Chloe Bunny lives with her big family of ten older brothers and sisters and ten younger brothers and sisters, but it is only Chloe who is able to compete with the new television set that Dad brings home one evening.
Booklist Reviews : Booklist Reviews 2012 April #2 *Starred Review* Chloe is the middle rabbit child, with 10 older brothers and sisters and 10 younger. One of the best things about so many siblings is family fun time. When Dad brings home a television set, all the siblings are delighted except for Chloe and baby Bridget, who are less enthused. Why watch a piece of pound cake attack a city onscreen when you could do something elseâlike play inside the box the TV came in? And look what's inside the box: bubble wrap! Let the popping begin. While their parents continue to watch the killer pound cake, the brothers and sisters put on their own show inside the box until it's time for bed. The story line is simple, so hopefully children will get the message about making their own fun. But what elevates this is McCarty's fabulous art, which brings the idea of a really big family delightfully to life. Smooth, sand-colored pages are a fine background for the make-you-smile pictures. The family is a distinctive group, less rounded and shaded than some of McCarty's previous characters, and so impeccably drawn that you can see individual hairs on the bunnies' heads. Making great use of page spreads, he often allows the children to stretch across the available space, playing, popping, and practically passing out from fun. A warm and wonderful treat that's great for family story hours. Copyright 2012 Booklist Reviews.
Publishers Weekly Reviews : PW Reviews 2012 April #3
Chloe, the alluring grade-school bunny who charmed the hero of McCarty's Henry in Love, gets her own story in a companion book about the pleasures of family and bubble wrap. Chloe is her family's middle child, meaning she has "ten older brothers and sisters, and ten younger brothers and sisters." She looks forward to "family fun time" after supper, but when Chloe's father brings home a TV, and the family gathers around, Chloe protests, "This is the worst family fun time ever!" McCarty depends upon a simple premiseâChloe recaptures her family's attention with the cardboard TV box and the bubble wrap insideâand personalizes the tale with detail-obsessed drawings in rabbity-brown ink and watercolor. Each of the 23 bunnies is identifiable by size, gender, and outfit, from towering football player Billy (seen in Henry in Love) to brother Bobby in a T-shirt with a red star (subliminal message much?) and baby Bridget in an ears-to-toes onesie. Still bewitching (a shot of Chloe entrancing her siblings by popping bubble wrap is priceless), yet serious about her strong opinions, Chloe continues to stand out in a crowd. Ages 2â6. Agent: Gotham Group. (May)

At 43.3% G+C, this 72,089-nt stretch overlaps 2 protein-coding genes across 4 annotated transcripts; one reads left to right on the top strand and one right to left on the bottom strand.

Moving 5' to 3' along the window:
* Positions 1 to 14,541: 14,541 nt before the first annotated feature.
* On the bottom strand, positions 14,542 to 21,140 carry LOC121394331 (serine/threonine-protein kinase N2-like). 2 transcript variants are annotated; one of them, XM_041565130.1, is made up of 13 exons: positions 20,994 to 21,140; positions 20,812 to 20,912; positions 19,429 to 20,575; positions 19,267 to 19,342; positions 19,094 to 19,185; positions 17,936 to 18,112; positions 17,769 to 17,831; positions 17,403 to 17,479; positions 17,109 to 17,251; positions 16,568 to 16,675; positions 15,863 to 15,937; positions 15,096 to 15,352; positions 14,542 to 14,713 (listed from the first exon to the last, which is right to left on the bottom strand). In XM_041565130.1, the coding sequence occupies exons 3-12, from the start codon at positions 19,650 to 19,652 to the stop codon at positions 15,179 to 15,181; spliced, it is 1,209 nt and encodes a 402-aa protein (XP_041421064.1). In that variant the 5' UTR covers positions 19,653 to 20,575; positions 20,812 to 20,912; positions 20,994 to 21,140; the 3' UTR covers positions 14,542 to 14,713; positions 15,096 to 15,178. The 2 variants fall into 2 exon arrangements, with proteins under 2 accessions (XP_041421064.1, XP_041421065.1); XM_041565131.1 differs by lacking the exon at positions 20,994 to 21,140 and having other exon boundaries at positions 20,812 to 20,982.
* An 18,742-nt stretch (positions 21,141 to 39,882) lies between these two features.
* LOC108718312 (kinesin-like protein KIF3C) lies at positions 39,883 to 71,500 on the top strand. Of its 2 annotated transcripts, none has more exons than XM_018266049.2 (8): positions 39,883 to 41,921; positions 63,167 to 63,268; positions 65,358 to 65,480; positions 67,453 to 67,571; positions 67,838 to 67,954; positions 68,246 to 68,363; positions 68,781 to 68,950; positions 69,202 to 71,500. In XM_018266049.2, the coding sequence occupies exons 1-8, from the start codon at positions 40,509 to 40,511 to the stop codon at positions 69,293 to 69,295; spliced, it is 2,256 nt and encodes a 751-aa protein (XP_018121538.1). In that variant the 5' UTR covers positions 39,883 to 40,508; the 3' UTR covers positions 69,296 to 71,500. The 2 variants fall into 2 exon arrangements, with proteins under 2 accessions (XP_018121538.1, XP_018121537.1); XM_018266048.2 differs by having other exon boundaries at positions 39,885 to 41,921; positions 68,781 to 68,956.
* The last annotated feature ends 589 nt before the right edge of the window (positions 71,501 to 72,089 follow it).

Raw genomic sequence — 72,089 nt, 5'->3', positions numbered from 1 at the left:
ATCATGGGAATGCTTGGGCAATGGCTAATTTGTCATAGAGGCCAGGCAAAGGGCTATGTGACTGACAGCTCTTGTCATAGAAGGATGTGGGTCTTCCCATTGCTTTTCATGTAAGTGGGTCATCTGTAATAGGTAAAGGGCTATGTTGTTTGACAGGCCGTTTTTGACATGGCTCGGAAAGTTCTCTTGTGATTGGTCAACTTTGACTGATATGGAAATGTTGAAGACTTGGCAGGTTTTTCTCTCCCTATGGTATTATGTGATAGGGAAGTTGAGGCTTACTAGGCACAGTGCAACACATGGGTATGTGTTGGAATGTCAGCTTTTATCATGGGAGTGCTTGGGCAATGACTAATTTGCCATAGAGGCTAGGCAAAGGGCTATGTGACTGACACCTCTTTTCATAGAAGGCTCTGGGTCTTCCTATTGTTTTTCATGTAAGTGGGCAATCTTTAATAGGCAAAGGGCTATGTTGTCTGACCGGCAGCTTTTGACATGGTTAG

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School Library Journal Reviews : SLJ Reviews 2012 May
K-Gr 2âChloe is the middle child in her large rabbit family. Of the Bunnies' many shared activities, her favorite is after-dinner family fun time; however, when Dad brings home a television, she is sure that the fun has gone out of their shared time together. Her disappointment is short-lived. She and Baby Bridget soon find their own entertainmentâthe TV box and bubble wrap. Before long, the box becomes the best show with all the Bunny kids clamoring to get inside. After the youngsters are herded up to bed, even Dad can't resist popping a few bubbles. Soft, natural colors highlight the family resemblance while bright pastels accent each rabbit's individuality. Bunnies fill the pages, but an absence of background clutter keeps the illustrations simple and engaging. The gentle, child-friendly artwork complements the story told with minimal text. The result is a calming bedtime story for family sharing.âCarolyn Janssen, Public Lib. of Cincinnati & Hamilton County, OH
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